“If I go crazy then will you still
Call me Superman
If I’m alive and well, will you be
There holding my hand
I’ll keep you by my side with
My superhuman might
Kryptonite” ~ Three Doors Down
It’s midnight, December 31st. While those around me are carelessly carousing and chanting and singing and falling asleep, I’m honing my list of things I’ll do better starting the next day. No craft beers. Work out every day. No sleeping past 6 a.m. Train for and run two half marathons… the list goes on. They’re called New Year’s resolutions. We’ve all done them.
At this moment, I feel every bit like Superman. I’ve visualized success on all fronts and made the decision that my life will change in these specific ways. Truth be told, I’ve done this at times other than New Year’s Eve. Sometimes I just come to the realization that for some part of my life to dramatically improve, something has to change now. “I just gotta….”
The “Superman” mantel comes into play when I really, really, really WANT to make the change specified. Sometimes my level of want is lower case… sometimes upper case. Sometimes in letters so big I’m not the only one who sees them… my WANT is huge and public. That state of mind actually seems to enlist others in my quest and perhaps even karma.
We’ve all seen and heard the coach of the 10th-ranked team in the tournament that actually WON the tournament. When asked how, coach responds, “My boys just WANTED it more.” It’s THAT level of want.
A great example is the 2011 St. Louis Cardinals, who were almost statistically eliminated from contention on Labor Day that year and went on to win the World Series in October. Supermen. (I see the same thing happening again this season. We’ll see!).
In situations where I haven’t developed THAT level of want, then success for me, I suppose, is optional, but desired.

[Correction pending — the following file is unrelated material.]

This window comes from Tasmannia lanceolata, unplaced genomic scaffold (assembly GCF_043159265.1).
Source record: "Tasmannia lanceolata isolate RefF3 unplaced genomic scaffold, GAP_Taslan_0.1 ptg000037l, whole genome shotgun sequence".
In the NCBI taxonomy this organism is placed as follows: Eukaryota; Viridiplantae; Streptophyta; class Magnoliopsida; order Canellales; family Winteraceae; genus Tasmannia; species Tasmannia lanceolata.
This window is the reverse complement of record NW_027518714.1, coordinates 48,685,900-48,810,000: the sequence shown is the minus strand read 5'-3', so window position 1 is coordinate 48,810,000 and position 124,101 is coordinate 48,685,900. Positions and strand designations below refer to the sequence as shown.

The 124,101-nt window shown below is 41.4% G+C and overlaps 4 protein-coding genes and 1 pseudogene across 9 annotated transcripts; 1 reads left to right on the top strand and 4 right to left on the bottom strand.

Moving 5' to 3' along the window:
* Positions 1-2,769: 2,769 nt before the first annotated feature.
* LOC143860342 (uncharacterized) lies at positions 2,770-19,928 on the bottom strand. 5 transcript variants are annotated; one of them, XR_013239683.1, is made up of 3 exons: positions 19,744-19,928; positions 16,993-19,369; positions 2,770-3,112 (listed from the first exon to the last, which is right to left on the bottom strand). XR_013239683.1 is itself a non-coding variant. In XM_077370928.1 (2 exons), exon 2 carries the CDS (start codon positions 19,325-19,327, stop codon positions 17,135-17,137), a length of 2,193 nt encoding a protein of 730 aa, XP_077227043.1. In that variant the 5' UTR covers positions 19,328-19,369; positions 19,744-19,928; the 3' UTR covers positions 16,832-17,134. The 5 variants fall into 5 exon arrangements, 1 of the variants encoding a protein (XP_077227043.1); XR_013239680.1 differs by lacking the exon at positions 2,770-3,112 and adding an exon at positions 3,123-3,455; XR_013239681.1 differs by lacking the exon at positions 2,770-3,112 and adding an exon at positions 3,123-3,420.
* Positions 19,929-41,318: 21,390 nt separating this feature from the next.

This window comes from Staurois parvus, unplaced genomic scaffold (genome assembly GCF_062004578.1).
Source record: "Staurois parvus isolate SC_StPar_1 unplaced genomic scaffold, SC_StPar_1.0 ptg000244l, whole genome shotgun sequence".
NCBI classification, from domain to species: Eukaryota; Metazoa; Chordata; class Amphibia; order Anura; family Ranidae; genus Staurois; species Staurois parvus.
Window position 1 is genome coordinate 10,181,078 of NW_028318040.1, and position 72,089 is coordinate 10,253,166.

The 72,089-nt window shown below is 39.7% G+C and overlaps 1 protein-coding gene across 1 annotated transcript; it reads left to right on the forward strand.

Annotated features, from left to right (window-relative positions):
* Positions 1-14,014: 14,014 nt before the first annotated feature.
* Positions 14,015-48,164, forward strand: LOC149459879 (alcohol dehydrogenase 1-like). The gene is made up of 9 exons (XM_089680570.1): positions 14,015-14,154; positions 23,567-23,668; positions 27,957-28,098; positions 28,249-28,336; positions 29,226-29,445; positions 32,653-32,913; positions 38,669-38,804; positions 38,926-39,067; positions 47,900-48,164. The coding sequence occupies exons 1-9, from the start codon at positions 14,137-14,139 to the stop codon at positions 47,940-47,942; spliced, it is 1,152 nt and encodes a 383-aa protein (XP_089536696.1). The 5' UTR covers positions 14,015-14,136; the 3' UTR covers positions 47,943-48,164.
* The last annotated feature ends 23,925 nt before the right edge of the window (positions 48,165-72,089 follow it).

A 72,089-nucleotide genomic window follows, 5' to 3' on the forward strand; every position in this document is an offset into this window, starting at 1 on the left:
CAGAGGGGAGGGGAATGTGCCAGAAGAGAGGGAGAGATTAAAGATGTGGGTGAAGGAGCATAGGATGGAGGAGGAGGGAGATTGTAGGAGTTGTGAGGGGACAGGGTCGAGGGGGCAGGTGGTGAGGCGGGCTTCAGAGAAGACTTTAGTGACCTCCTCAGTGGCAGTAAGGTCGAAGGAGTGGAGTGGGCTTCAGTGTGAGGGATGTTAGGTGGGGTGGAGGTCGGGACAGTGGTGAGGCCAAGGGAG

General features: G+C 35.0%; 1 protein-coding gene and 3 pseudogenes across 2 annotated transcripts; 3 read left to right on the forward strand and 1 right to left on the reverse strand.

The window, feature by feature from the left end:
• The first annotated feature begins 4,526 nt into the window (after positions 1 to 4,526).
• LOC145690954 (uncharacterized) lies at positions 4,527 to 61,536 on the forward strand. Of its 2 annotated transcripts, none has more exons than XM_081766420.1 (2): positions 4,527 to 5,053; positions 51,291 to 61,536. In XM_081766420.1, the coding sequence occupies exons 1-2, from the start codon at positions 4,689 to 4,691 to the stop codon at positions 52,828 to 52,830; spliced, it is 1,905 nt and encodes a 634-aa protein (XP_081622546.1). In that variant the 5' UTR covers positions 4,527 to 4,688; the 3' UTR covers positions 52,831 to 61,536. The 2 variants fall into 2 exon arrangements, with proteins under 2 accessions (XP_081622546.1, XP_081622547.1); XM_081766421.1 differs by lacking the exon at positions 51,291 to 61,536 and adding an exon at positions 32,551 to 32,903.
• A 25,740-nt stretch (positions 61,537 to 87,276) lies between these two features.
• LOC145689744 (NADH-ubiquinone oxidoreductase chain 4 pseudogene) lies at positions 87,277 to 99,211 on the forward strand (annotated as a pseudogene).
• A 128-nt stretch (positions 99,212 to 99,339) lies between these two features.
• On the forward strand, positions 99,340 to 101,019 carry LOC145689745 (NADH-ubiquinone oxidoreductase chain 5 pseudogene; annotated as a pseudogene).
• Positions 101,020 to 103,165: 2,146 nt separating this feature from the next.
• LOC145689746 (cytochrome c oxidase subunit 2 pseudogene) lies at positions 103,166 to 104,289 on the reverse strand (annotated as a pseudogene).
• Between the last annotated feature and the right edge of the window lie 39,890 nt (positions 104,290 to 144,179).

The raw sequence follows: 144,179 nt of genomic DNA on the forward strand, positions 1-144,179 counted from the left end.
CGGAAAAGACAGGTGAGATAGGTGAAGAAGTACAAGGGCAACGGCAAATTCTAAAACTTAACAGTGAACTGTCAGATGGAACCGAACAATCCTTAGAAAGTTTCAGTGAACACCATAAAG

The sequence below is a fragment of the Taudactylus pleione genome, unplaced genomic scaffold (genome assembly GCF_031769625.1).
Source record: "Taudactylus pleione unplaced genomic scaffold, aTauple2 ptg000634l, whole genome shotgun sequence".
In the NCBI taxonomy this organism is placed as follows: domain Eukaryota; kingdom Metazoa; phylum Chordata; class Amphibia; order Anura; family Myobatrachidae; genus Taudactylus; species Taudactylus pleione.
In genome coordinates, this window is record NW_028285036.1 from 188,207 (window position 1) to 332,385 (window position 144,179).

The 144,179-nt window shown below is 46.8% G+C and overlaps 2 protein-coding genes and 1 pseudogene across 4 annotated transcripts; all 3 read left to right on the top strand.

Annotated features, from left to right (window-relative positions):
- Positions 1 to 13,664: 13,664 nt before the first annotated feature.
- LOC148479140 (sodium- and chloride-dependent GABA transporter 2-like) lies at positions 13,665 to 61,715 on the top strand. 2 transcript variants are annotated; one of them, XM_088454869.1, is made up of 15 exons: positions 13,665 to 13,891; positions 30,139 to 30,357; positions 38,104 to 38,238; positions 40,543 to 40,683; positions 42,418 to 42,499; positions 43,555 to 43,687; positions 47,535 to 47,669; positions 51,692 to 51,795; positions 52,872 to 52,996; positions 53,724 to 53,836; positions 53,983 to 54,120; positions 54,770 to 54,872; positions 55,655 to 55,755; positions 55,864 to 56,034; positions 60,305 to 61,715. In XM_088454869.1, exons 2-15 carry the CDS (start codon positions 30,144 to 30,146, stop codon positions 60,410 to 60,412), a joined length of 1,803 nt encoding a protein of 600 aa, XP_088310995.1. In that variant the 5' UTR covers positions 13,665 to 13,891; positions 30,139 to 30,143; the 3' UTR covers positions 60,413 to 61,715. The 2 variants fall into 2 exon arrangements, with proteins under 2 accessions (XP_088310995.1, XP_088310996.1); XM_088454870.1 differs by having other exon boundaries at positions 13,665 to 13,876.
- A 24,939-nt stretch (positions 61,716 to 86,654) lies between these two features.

A couple of years ago, Author/Coach/Consultant Marshall Goldsmith published his book Triggers. Cover art contained the words,
“Creating behavior that lasts. Becoming the person you want to be.”
There’s that word “want” again.
Goldsmith’s triggers are the kryptonite to my lower-than-upper-case wants. We all have experienced it. Make a promise to yourself. Stay true to the path for a period of time, then WHAM! Something knocks you off your game and you go right back to the behavior you were trying to escape. Kryptonite. Superman weakened.
Superman could not escape kryptonite. In its presence he became virtually helpless, at the whim of the proximity of the weakening agent. His only tack was to hang on and hope the kryptonite moved away or some knowledgeable mortal soul (usually Jimmy Olsen) pulled him away.
So what’s my kryptonite? What are my triggers? Depends on the change I’m looking to make. In the “I want to eat better” world, it’s bar snacks and hors d’oeuvres. I can go all week on the straight and narrow, avoiding all carbs, even leaving ketchup off my burgers (sugar in ketchup). Then I’ll walk into my favorite pub… order a Scotch (no carbs there) and that bowl of kryptonite Gardettos magically appears. I’m toast. There are myriad others in other arenas. Promising myself to handle an individual with calm and no ego involvement, and something he or she says sounds kryptonic, and BAM! I’m defensive and critical.
The evidence is that I don’t WANT the change I profess enough to avoid the trigger. If I WANTED the result that the change produced enough, then that WANT becomes my Jimmy Olsen and drags me away from my failure.
I believe we’re all Supermen (or women). We all have the ability to make any internal behavior change we want so long as we WANT it enough to keep the triggers ineffectual. In these cases, kryptonite is all around us. Triggers are waiting in the weeds to knock us off our game. There’s hope. WANT can be your Jimmy Olsen.